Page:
Big Bang Theory is a theory that attempts to explain the origins of the universe. "Discoveries in astronomy and physics have shown beyond a reasonable doubt that our universe did in fact have a beginning. Prior to that moment there was nothing; during and after that moment there was something: our universe" (All About Science). However, scientists have not been able to establish, beyond that same reasonable doubt, how the universe came into being. One theory is the Big Bang Theory. Currently the Big Bang Theory is the preferred theory about the origins of the universe, but it remains only a theory.
History of the Theory
The Big Bang Theory has been around for just under a century, though it was not fully developed when it originated. George Lemaitre first proposed the idea that the universe began much smaller than it currently is. This idea was reinforced by Edwin Hubble's observations that the universe is currently expanding. Finally, Arno Penzias and Robert Wilson's discovery of cosmic radiation seems to support the notion of a Big Bang (National Geographic).
George Lemaitre was a Belgian scientist and Catholic Priest. In 1927, he published a paper that suggested that the universe was expanding. While prior scholars had discussed the theory that systems might be expanding, Lemaitre was the first one to really suggest that the universe in which we live is expanding (Soter and Tyson). The idea of an expanding universe is a central component of the Big Bang Theory.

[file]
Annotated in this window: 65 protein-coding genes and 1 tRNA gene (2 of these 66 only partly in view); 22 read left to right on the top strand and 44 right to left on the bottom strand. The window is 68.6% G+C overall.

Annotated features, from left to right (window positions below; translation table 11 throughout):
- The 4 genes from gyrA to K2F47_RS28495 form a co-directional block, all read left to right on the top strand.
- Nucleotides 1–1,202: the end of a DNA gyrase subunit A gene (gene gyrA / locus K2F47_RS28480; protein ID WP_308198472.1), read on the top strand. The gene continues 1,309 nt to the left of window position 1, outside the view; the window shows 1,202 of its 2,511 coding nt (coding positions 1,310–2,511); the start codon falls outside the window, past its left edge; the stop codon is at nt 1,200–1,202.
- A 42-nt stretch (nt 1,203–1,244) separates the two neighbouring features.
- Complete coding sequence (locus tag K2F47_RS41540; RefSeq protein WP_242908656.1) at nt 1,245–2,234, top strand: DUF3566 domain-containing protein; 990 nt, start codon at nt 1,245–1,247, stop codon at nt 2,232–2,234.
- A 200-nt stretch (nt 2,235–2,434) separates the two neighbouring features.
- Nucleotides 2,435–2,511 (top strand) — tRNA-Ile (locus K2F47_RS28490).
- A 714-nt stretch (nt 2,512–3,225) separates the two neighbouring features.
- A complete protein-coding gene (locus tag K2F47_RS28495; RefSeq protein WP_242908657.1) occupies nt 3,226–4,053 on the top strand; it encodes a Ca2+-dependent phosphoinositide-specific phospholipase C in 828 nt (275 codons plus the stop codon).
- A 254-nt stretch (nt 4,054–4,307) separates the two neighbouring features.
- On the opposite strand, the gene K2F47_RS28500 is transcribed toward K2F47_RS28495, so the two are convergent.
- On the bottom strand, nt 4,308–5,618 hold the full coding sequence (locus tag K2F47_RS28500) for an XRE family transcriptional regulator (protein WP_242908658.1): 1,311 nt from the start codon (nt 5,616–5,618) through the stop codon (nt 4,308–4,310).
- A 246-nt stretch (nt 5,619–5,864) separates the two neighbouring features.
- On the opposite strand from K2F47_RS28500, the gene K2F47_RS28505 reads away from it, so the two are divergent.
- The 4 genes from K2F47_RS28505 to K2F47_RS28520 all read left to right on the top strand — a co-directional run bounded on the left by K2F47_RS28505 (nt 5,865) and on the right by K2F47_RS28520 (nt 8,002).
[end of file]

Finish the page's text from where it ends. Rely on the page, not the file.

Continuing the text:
While Lemaitre was able to suggest that the universe was expanding, he could not prove his suggestion. However, Edwin Hubble, an astronomer who had already made a groundbreaking discovery when he proved the existence of galaxies other than the Milky Way, was able to provide that proof. In 1929, Hubble "determined that the farther a galaxy is from Earth, the faster it appears to move away. This notion of an "expanding" universe formed the basis of the Big Bang theory, which states that the universe began with an intense burst of energy at a single moment in time -- and has been expanding ever since" (Space Telescope Science Institute).
Arno Penzias and Robert Wilson
Arno Penzias and Robert Wilson discovered further support for the Big Bang Theory in a different area. While prior researchers had suggested that the universe's continuing expansion helped provide support for a Big Bang, Penzias and Wilson provided a different type of evidence. "The glow of cosmic microwave background radiation, which is found throughout the universe, is thought to be a tangible remnant of leftover light from the big bang. The radiation is akin to that used to transmit TV signals via antennas. But it is the oldest radiation known and may hold many secrets about the universe's earliest moments" (National Geographic).
One of the most difficult concepts of the Big Bang Theory is the idea that the universe was once nothing. According to the Big Bang Theory, somewhere between 10 billion and 20 billion years ago, the universe was created from a singularity. This singularity somehow exploded, which resulted in the creation of the universe, released a tremendous amount of energy, and continues to propel the outward expansion of the universe.
It is difficult to define a singularity because "Singularities are zones which defy our current understanding of physics" (All About Science). Scientists believe that singularities exist inside of black holes. They are thought to be areas of…